http://theothersideofthetortilla.com/2012/12/charred-orange-colada/

Want to know more? You can read the full 2013 McCormick Flavor Forecast report on the future of global flavor trends and how they develop the forecast at flavorforecast.com.

Disclosure: This post is part of a sponsored series to promote McCormick Spices 2013 Flavor Forecast global flavor trend report. We received promotional materials and an exclusive interview with McCormick’s executive chef to assist in writing this post, but all opinions in this series are our own.

CLASSIC MEXICAN COCKTAIL: La Paloma

How to make a paloma cocktail, a classy Mexican grapefrult margarita. Recipe via @MauraHernandez on The Other Side of The Tortilla.

A paloma is a refreshing, classic Mexican cocktail. Some people call it a margarita, some don’t; I think it depends where you’re from. I’ve also heard it called a paloma tequila,”  Traditionally, it has tequila in it, but if you’re not a drinker, you can leave the tequila out for a homemade grapefruit soda—or I suppose you could call it a toronjada.”

The drink is often made with grapefruit-flavored soda such as Jarritos de toronja or Peñafiel toronja or even Squirt or Fresca, but I also like to make the classic recipe with freshly squeezed grapefruit juice and agua mineral (sparkling water) for a little fizz.

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Shelling out for agua de coco

I love fresh agua de coco and it’s relatively easy to find in many parts of Mexico. In Chicago, though, it’s less accessible (read: almost impossible to find).

So, I have a love-hate relationship with buying agua de coco in the store when I’m really craving it. On one hand, I’m grateful I can get it at all. But on the other hand, the dilemma for me is twofold: the mass-produced version lacks the same taste as the fresh kind—obviously—but also has a much, much higher price tag.

I’ve even gone so far as to throw away the receipt after buying it because I felt bad about how much I spent (…and maybe because I didn’t want the Mr. to know how much it actually cost).

But on several occasions, I’ve caved and bought a single serve juice box (like the one pictured here) to take with me to the office. Or if I see it on sale, I’ll sometimes buy two regular-sized tetra packs and treat myself.

I can’t help but wonder if I’m the only one who is subconsciously chastising myself for buying it, though. When we traveled through the Carribbean, South and Central America and Mexico on a family vacation in 2009 and we saw stands along the road offering fresh agua de coco all over the place—often for less than the equivalent of a single U.S. dollar—those images stuck in my head. I remember thinking, “if they only knew what we paid for this back home.” And those images stuck with me; they flash in my mind each time I pick up a tetra pack off the shelf at the grocery store and most of the time, I end up putting it back.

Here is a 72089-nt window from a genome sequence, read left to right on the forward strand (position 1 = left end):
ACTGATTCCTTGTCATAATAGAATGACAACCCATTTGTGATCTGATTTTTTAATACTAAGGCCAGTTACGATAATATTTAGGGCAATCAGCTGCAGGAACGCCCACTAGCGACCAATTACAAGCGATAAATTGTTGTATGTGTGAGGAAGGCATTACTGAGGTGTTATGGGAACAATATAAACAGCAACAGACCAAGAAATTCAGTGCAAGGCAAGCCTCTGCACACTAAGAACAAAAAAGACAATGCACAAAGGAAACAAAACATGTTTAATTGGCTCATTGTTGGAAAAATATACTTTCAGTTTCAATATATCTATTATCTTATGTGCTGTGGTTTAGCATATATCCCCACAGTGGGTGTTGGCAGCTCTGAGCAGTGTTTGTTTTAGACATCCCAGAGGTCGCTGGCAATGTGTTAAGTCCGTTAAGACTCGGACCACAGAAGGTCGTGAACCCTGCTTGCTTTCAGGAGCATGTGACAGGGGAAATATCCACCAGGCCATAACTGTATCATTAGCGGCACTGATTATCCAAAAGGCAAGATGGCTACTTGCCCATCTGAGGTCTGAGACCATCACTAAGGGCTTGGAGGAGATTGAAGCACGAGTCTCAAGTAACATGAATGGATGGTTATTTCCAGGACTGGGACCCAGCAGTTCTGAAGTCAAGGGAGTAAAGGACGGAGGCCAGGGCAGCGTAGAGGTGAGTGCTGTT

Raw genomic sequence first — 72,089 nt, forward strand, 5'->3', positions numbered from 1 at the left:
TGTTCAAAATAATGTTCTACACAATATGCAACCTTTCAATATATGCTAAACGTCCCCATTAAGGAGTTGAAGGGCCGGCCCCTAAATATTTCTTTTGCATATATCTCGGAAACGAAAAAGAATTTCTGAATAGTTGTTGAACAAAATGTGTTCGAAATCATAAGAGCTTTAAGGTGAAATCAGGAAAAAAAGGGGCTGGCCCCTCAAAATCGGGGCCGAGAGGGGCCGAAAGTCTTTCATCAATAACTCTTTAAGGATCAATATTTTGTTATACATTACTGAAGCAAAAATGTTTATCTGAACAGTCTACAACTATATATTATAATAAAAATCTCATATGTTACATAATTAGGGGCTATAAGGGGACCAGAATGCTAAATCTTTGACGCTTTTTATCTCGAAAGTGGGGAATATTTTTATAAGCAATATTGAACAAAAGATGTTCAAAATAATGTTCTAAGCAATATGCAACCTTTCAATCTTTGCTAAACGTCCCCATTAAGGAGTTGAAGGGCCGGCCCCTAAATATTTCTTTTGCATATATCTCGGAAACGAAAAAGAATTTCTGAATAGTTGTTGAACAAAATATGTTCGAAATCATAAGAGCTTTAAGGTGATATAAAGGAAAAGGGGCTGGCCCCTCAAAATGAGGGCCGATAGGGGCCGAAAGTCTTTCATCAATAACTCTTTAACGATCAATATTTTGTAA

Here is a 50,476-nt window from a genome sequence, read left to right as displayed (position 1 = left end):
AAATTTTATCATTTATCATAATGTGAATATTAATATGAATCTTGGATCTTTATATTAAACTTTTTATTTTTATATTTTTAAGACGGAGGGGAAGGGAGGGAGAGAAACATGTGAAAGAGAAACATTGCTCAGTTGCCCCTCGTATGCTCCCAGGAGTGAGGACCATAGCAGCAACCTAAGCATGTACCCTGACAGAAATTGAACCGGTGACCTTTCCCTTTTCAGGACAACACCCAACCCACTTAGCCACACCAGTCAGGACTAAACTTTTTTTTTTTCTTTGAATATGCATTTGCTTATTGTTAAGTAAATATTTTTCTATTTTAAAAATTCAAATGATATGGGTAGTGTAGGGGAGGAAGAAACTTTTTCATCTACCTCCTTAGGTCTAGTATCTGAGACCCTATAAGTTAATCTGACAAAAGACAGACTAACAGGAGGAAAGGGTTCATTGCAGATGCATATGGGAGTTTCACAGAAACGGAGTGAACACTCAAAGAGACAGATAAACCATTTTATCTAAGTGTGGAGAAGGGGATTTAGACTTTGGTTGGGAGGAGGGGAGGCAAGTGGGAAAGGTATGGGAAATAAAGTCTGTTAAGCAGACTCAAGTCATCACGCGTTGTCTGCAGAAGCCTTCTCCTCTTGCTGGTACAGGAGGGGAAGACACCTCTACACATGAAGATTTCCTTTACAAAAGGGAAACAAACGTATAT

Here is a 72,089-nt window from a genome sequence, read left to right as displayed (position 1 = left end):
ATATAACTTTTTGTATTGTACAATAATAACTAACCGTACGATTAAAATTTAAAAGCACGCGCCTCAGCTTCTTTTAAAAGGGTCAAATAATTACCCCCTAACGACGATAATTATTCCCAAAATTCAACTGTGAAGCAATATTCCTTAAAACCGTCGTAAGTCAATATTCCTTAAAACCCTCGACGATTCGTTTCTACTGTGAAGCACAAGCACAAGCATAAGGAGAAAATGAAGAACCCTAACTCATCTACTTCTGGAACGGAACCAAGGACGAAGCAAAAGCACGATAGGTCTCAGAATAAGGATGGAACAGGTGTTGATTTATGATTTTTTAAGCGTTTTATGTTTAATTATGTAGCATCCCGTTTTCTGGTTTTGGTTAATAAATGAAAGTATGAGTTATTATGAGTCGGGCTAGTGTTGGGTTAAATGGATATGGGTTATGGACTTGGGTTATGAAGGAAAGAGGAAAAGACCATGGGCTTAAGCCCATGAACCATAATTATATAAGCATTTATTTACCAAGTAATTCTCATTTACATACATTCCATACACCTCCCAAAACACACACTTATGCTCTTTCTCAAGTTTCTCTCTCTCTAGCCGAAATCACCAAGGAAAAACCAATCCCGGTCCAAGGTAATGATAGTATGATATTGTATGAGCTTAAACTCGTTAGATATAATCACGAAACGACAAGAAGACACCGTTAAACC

According to an article in the Wall Street Journal from earlier this year, some industry estimates say U.S. retail sales for coconut water reached around $400 million in 2011. Furthermore, the industry has roughly doubled its revenue every year since 2005, largely due to endorsements and consumption by celebrities and athletes. Something about it seems exploitative to me.

Mexicans (and others throughout Latin America) have been drinking coconut water since long before it was deemed cool by the U.S., but it’s considered a luxury product here and comes with a luxury product price tag. When I have kids, I’m sure I’ll much prefer giving them natural juices and things like coconut water over sugary drinks, but I feel guilty about the cost. I know even if I make the personal choice not to buy it, that many others still will.

  • Do you struggle with this too, or am I crazy?

 

AGUA FRESCA: Agua de mandarina

As the weather starts to get warmer, I’ve gotten an itch for making aguas frescas. This happens to me just about every year. Toward the end of the winter, I always seem to fall into a rut in the kitchen as I wait for spring to arrive. And like clockwork, as soon as we get our first day of warm weather, I head to the store looking for fresh fruits to make aguas frescas. This year was no exception, and the first fruit I spotted was a large bag of mandarinas, mandarin oranges.

I love mandarin oranges both because of the refreshing, sweet juice they produce and their portability as a vitamin-packed snack. In fact, I’ve been carrying two mandarin oranges my purse at all times for the last few weeks so that I always have a healthy snack at the ready.

But I’ve also got some cherished memories of the early days of hanging out with my cuñada, when she used to take me out for aguas frescas and where we almost always ended up with agua de mandarina, one of her favorites—and consequently, now, one of my favorites too.

This is an incredibly simple recipe, but one I’ve been asked for time and again by friends. It’s perfect for serving with any meal, and any gathering—large or small.

A few notes: my husband likes his agua de mandarina to be a little sweeter, but I prefer mine to be more natural and without sugar. My advice: try it without sugar first and perhaps leave out the lime juice. If you feel like it’s not sweet enough for your liking, you can mix about 2 tablespoons of sugar with 1/4 cup of warm water to get it to dissolve, and then mix it with the remaining 1-1/2 cups of cold water.

I also like to use a handheld citrus press for this recipe because I found that my electric juicer doesn’t always extract all the juice due to the small size of the mandarin oranges.